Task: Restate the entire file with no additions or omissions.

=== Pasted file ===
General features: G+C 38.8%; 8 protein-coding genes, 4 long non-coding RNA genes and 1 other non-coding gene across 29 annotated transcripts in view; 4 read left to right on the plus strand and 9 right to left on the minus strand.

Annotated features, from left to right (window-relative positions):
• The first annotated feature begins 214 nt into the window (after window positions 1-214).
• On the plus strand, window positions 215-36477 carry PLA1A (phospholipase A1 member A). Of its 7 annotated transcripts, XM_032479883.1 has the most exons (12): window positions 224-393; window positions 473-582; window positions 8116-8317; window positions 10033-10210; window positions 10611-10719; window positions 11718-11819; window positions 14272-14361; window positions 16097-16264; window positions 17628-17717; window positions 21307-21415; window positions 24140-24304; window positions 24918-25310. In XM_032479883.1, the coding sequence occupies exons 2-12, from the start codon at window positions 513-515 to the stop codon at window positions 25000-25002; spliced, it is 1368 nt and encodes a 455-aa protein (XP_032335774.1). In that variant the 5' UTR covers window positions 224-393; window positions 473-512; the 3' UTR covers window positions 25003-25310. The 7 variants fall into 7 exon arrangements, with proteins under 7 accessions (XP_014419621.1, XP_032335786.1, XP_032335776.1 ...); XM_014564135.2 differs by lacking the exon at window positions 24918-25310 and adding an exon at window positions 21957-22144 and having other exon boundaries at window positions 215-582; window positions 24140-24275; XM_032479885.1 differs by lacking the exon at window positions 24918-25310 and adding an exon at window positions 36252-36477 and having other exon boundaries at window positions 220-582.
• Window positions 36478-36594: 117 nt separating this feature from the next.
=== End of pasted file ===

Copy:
General features: G+C 38.8%; 8 protein-coding genes, 4 long non-coding RNA genes and 1 other non-coding gene across 29 annotated transcripts in view; 4 read left to right on the plus strand and 9 right to left on the minus strand.

Annotated features, from left to right (window-relative positions):
• The first annotated feature begins 214 nt into the window (after window positions 1-214).
• On the plus strand, window positions 215-36477 carry PLA1A (phospholipase A1 member A). Of its 7 annotated transcripts, XM_032479883.1 has the most exons (12): window positions 224-393; window positions 473-582; window positions 8116-8317; window positions 10033-10210; window positions 10611-10719; window positions 11718-11819; window positions 14272-14361; window positions 16097-16264; window positions 17628-17717; window positions 21307-21415; window positions 24140-24304; window positions 24918-25310. In XM_032479883.1, the coding sequence occupies exons 2-12, from the start codon at window positions 513-515 to the stop codon at window positions 25000-25002; spliced, it is 1368 nt and encodes a 455-aa protein (XP_032335774.1). In that variant the 5' UTR covers window positions 224-393; window positions 473-512; the 3' UTR covers window positions 25003-25310. The 7 variants fall into 7 exon arrangements, with proteins under 7 accessions (XP_014419621.1, XP_032335786.1, XP_032335776.1 ...); XM_014564135.2 differs by lacking the exon at window positions 24918-25310 and adding an exon at window positions 21957-22144 and having other exon boundaries at window positions 215-582; window positions 24140-24275; XM_032479885.1 differs by lacking the exon at window positions 24918-25310 and adding an exon at window positions 36252-36477 and having other exon boundaries at window positions 220-582.
• Window positions 36478-36594: 117 nt separating this feature from the next.